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Shelter Sues PacBell Over Address Disclosure

May 04, 2000

SAN FERNANDO VALLEY — A social services agency that runs a shelter for battered women has sued Pacific Bell, alleging that the company printed the shelter's confidential address in its July 1999 White Pages telephone book.

Jewish Family Service of Los Angeles was forced to close the shelter and move its residents, according to a complaint filed Tuesday in Los Angeles Superior Court.

The agency discovered the problem in January, when a woman appeared at the shelter looking for her daughter-in law, said Tracy Hutchinson, director of the agency's Valley-based Family Violence Project.

"That's considered a threat, because batterers often use their family members to try and find the women," she said.

The visitor told shelter staff she found the address in the phone book. Hutchinson said the 30-bed shelter had told the phone company not to list its address or even to print it on bills, which were sent to an office instead.

"We were horrified, because it's in every phone book we saw," she said. "411 was even giving it out."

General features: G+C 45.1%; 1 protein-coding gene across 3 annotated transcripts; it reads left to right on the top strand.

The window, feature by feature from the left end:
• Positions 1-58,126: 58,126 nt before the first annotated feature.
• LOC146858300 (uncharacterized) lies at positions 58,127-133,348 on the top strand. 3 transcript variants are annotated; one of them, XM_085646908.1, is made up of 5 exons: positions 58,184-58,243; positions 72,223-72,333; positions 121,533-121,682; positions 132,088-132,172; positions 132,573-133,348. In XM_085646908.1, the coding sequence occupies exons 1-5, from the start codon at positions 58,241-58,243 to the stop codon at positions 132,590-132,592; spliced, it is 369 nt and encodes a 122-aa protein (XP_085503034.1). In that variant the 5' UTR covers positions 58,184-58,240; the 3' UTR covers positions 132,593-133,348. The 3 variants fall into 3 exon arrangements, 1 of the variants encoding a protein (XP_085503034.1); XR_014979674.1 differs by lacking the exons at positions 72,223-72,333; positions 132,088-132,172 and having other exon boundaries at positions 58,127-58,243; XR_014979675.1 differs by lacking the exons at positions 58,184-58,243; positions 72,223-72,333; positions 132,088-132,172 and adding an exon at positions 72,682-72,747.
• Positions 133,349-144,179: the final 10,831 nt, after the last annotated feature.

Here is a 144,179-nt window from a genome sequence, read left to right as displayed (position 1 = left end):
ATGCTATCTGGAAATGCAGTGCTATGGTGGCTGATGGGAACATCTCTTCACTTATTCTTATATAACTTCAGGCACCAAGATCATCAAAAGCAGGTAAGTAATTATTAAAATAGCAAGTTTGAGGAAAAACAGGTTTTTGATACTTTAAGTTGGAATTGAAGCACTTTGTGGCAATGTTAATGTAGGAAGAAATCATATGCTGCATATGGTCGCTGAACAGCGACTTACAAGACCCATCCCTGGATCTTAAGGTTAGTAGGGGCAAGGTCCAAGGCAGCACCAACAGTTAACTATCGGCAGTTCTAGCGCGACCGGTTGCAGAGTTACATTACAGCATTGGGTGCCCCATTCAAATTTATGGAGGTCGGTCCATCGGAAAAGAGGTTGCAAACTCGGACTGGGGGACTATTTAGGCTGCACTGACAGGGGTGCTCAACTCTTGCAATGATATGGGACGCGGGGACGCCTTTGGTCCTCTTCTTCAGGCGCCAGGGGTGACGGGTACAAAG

Steve Getzug, a spokesman for Pacific Bell, said the company is investigating the matter.

"Clearly, if a customer asks us not to publish information, it's certainly our intent to not to publish it," he said.

Concerned about the security breach, the shelter immediately sent the 11 women and children living there at the time to other agencies and relocated to a new site, Hutchinson said.

The locations of domestic violence shelters are often kept secret to protect their residents. The Jewish Family Service's shelter provides 30-day stays for battered women and their children, as well as counseling, medical attention, and help securing restraining orders against abusers.

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